The Lutherans passed as they chose to develop from their own farm system.” 😉

  103. Michael says:

    MLD…that was funny… 🙂


  104. pstrmike says:

    @78 is this what you are talking about? Believe it now?

    @92 the SBC church I grew up in wouldn’t allow drinking, dancing, or attending Calvary Chapel, so my friends and I did all three 😉

    Probably when hell freezes over, but then again, the Eagles eventually toured together again.

    It was helpful to have Josh and Randy contribute in explaining Southern Baptist polity which is also a reflection of the culture and values of a church organization that has existed for over 170 years. Different cultures can think in some different categories which can be accompanied with different terminology; such as what “cooperating” means.

    Now as for me and my house, I’d rather get back to this thread:

  105. Michael says:

    “Greg Laurie, founding pastor of Harvest Christian Fellowship in Riverside, California, has announced that Harvest Christian Fellowship will join the Southern Baptist Convention:

    Nearly two thousand years ago, Jesus told his disciples to take the good news of the gospel to the entire world. I believe we are the first generation that can actually accomplish that task. Because of today’s technology, we have more opportunities for global evangelism that any generation before us and to accomplish this we must renew our emphasis on evangelism as never before. Most importantly, we must unify our efforts. We must learn to walk in common purpose and common vision. I believe the need is urgent and the time is now.

    On June 12, I announced that Harvest Christian Fellowship would be joining the Southern Baptist Convention (SBC). Harvest is an independent congregation that will continue fellowship with the Calvary Chapel family of churches as well, and this decision does not change our theology, philosophy of ministry or our history. It merely extends the reach of our fellowship within the Christian world at a time when the vision and mission of Harvest remains—as it has been for 42 years—focused on the teaching of God’s Word and the preaching of the gospel of Jesus Christ.

    Long ago, I came to realize I am called by God to simply do two primary things: to teach God’s word and to preach the gospel. This is the calling of the Lord on my life. Other than my personal walk with the Lord, and loving my wife and family, this is my only focus. My passion is to reach as many people as possible with the good news of the life, death and resurrection of Jesus Christ until my final breath. One of the reasons why we proclaimed 2017 “The Year of Good News” is because I intend on even further amplifying my focus on gospel proclamation. It’s also why Harvest Crusades, with the assistance of the Southern Baptist Convention, organized the Harvest America 2017 crusade on June 11 at the University of Phoenix stadium. It’s why we’ll do it all again next year in Dallas on June 10, 2018.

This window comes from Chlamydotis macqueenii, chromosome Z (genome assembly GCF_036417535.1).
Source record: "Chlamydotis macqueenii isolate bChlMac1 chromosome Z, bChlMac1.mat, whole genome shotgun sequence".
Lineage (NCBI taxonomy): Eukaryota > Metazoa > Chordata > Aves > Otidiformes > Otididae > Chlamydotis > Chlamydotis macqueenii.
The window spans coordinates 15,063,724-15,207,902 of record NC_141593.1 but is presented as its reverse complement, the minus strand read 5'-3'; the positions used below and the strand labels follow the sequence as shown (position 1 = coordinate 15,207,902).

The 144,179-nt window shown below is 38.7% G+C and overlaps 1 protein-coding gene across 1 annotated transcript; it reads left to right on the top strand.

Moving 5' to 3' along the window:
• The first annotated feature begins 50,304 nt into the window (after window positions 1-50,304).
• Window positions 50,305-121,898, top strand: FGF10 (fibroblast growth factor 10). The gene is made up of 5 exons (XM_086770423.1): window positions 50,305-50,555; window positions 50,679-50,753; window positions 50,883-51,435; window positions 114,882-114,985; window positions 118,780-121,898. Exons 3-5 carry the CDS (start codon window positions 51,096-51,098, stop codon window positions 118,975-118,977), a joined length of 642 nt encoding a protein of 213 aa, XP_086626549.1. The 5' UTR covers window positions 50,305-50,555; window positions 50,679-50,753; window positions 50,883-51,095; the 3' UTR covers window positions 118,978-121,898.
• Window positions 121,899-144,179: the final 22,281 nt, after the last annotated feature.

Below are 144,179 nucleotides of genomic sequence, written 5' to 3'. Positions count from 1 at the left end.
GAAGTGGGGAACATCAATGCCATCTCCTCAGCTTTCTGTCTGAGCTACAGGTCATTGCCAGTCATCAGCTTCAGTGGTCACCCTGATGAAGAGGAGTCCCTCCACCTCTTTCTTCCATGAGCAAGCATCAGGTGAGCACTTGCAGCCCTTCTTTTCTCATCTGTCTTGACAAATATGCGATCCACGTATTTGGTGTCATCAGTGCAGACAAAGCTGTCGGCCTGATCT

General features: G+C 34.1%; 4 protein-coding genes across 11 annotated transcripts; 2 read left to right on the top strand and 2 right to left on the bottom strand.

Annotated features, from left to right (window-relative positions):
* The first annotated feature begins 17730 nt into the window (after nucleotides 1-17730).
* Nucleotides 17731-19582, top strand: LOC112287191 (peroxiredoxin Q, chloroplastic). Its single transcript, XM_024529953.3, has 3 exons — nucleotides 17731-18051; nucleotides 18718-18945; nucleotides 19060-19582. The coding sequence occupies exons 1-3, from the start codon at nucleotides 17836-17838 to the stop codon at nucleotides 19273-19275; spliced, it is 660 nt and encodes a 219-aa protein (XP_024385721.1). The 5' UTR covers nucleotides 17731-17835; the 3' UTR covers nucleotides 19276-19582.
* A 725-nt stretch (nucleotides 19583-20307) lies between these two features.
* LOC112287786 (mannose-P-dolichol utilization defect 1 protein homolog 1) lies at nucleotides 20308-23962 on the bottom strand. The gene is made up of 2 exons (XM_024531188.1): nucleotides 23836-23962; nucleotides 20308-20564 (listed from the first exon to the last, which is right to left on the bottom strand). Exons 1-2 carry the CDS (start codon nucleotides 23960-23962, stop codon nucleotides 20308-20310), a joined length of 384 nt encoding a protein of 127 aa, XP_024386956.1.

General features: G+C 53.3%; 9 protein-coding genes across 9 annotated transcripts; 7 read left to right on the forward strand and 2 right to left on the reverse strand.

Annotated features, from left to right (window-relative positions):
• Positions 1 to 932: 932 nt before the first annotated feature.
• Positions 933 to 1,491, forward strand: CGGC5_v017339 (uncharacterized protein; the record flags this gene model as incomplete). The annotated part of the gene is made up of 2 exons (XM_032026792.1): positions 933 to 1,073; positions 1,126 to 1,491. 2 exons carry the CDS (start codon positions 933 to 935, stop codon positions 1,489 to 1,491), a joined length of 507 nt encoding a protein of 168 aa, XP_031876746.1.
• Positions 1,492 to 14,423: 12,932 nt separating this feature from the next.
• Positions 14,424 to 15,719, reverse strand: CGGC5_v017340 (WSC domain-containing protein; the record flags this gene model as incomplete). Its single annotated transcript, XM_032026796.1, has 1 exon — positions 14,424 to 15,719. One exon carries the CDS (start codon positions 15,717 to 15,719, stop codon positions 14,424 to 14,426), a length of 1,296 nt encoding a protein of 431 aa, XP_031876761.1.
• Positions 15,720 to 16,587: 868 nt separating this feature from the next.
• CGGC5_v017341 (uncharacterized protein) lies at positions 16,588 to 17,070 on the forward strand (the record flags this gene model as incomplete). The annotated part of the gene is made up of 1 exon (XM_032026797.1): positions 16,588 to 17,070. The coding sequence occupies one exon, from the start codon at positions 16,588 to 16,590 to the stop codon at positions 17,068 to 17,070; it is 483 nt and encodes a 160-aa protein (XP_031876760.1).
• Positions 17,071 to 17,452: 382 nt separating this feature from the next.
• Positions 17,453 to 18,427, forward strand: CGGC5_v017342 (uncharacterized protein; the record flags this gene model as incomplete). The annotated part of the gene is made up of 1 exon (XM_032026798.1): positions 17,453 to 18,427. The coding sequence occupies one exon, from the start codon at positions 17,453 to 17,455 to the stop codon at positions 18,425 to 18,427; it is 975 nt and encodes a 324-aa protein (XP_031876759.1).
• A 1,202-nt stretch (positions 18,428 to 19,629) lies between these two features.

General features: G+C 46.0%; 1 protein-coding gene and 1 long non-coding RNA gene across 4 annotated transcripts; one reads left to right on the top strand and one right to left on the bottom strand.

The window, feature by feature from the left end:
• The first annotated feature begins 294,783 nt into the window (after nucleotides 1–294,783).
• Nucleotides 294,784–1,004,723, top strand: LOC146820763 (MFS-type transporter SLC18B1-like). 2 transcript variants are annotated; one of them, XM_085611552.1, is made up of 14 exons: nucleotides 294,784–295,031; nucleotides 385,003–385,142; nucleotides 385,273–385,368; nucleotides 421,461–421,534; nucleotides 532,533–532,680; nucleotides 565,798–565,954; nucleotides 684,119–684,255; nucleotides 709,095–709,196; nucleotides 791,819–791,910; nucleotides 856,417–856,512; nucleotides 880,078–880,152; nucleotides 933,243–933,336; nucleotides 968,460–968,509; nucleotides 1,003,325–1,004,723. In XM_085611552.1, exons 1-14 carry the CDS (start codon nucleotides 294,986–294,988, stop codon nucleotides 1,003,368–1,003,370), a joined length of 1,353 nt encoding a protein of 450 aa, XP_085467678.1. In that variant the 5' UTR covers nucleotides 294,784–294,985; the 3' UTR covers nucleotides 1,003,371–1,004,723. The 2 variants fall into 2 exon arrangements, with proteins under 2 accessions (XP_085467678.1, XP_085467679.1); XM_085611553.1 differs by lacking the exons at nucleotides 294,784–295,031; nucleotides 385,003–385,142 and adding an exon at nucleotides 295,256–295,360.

We need a national revival as much as at any time in our nation’s history. We must pray for it, work toward it and do everything possible to prepare the ground for it. We must preach and pray until it comes. This is why we’ve chosen to extend a hand of fellowship to the Southern Baptist Convention, the nation’s largest protestant denomination of churches. We’ve chosen to partner in total, unrelenting pursuit of our nation’s next great awakening.

    I know the effect of the revival we seek firsthand because I came to Christ during the last great American revival, often referred to as the “Jesus Movement.” That revival emanated primarily from Calvary Chapel in Southern California, and I learned to preach the gospel and to teach God’s word myself within the Calvary Chapel movement under the example of Pastor Chuck Smith. Since that time, I’ve invested my life in the Calvary fellowship of churches while working with countless Christians from nearly every other denomination. I’ll continue to do just that, and I also look forward to continuing to build bridges between our communities. It has also been my privilege to be friends with Evangelist Billy Graham (himself a Southern Baptist) for many years, and from him I learned how to preach the gospel.

    I believe that the time is right to reach across the church and to lock hands in total support of the rapid advance of the gospel in our nation and in our world. I believe this decision is a powerful step in that direction. I appreciate the SBC’s focus on evangelism as well as their outreach in missions and relief ministries that touch our world every day in a significant way.

    I look forward to partnering with them and all believers who have a passion for evangelism. The need in our country and the world is so great. “

  106. Michael says:

    Of course, despite this statement, it’s all just a rumor and gossip and I don’t know what the hell I’m talking about.
    I just woke up yesterday morning and decided to make some crap up.
    Right, Calvary?

  107. Josh the Baptist says:

    I guess we found a way to increase our Baptism numbers! 🙂

  108. Josh the Baptist says:

    Now he says he’s going to be both SBC and CC, which is a bit of a stretch, but we’ll see.